Although many teachers have reported problems in getting hold of digital map data in the first place, or have complained that there are simply insufficient numbers of computers in their department to allow a whole class to be taught simultaneously, Sinclair stresses that GIS is here to stay: "The implementation of GIS in schools has proved more difficult than anyone first imagined, but the new generation of GIS products and services are becoming more practical and teacher-friendly than ever."

Daniel Raven-Ellison, a geography teacher at Little Heath School in Reading, has received funding from the Royal Geographical Society to research the use of digital video techniques in school. His conclusion so far is that among today's secondary school pupils, the creative use of video cameras, backed up with powerful ICT tools, is a vital weapon in the daily battle to combat limited attention spans.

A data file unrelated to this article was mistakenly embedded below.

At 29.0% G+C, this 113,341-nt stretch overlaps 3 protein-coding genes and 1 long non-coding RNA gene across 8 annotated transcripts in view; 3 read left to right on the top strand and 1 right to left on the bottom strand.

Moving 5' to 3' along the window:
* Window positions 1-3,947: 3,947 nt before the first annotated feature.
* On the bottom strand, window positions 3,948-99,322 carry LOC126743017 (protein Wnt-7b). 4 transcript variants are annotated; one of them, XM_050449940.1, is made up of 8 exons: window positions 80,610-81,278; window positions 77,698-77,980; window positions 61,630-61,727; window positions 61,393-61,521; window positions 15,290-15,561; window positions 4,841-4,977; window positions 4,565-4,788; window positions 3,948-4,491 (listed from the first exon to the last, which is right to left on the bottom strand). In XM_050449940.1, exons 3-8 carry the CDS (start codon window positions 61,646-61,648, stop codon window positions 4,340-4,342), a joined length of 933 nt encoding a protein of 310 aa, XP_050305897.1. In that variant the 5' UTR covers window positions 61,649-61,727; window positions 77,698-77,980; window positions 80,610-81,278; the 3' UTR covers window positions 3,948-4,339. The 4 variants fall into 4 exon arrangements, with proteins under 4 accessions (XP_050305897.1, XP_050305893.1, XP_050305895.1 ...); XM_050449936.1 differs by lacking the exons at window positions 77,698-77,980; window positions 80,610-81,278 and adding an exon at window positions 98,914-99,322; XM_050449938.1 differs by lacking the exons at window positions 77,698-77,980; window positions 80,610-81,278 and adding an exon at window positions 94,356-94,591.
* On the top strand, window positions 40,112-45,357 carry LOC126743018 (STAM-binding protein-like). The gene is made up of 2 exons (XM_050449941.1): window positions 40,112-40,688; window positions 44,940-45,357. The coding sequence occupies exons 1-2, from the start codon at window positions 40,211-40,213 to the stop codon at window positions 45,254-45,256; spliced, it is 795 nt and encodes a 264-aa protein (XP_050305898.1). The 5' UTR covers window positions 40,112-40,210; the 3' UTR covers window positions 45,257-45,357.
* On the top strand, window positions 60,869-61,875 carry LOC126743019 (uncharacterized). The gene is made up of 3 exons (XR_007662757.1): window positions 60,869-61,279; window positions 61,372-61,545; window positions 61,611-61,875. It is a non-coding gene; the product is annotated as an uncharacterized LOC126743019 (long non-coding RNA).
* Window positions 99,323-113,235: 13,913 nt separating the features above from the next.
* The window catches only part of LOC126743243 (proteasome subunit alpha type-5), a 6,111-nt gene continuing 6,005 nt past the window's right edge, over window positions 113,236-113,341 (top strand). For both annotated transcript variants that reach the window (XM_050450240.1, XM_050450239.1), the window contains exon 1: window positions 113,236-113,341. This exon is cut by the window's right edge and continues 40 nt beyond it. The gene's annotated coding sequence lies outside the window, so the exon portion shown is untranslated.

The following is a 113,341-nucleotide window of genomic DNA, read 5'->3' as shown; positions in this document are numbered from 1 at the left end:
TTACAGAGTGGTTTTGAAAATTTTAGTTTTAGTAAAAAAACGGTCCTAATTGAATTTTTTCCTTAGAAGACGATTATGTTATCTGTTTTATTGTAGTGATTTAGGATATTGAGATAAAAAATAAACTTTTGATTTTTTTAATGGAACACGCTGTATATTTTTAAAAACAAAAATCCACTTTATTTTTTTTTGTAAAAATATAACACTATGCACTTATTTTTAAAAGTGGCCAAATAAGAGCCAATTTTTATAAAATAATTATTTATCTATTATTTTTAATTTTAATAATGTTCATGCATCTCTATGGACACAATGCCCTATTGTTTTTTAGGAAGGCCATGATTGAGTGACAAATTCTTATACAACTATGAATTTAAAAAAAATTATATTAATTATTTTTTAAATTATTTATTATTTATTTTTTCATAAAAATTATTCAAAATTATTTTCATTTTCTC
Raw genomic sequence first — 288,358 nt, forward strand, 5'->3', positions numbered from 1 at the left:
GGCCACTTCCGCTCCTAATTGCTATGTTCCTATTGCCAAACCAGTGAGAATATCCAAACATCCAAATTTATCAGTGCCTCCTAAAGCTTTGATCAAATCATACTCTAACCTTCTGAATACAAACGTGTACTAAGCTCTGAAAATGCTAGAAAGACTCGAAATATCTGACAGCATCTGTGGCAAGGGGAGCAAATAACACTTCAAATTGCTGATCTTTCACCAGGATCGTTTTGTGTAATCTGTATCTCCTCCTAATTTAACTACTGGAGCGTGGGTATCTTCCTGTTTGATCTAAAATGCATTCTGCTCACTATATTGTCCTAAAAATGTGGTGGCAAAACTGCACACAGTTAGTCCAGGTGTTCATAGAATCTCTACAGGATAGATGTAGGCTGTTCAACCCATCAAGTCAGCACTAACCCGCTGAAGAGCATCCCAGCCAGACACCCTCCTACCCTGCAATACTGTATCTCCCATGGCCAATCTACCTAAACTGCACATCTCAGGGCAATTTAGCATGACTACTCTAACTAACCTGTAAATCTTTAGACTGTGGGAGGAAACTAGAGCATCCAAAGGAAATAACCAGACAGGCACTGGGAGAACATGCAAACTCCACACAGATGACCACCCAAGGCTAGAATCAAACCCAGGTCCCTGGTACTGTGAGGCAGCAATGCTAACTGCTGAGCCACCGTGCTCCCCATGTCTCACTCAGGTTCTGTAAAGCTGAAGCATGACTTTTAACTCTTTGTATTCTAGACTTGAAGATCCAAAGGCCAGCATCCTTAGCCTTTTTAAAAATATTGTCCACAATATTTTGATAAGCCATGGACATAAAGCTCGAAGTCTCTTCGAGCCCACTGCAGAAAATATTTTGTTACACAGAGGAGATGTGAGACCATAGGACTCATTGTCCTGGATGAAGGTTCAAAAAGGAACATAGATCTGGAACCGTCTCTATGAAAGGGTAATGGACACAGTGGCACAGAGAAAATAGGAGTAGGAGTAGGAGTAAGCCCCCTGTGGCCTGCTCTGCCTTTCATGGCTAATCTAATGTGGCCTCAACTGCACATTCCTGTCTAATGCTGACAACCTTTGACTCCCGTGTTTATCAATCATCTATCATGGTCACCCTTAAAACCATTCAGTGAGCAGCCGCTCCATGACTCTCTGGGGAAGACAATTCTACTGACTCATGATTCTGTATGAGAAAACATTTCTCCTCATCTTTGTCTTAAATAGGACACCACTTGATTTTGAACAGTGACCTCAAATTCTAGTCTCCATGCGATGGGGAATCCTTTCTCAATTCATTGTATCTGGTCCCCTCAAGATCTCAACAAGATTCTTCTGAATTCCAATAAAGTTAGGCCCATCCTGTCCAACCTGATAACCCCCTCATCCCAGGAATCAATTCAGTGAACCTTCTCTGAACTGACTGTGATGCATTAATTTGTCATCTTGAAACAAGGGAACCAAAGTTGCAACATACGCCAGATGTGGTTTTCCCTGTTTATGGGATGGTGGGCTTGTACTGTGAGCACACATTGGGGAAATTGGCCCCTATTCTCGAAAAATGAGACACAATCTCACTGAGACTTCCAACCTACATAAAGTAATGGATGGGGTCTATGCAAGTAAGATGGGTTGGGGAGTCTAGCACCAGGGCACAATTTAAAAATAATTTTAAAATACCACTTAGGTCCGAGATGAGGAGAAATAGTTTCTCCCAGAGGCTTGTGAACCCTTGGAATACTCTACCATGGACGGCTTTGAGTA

"If you are teaching children about identifying the source versus the mouth of a river, say, or explaining how the plunge pool of a waterfall works or what a water basin looks like, there can be nothing more satisfying than allowing them to see and hear it for themselves via a video camera, a Power Point presentation and a projector."

"By encouraging students to also make their own short films and add a narrative, you can bring geography to life in a way that simply isn't possible with books and paper atlases," Raven-Ellison adds.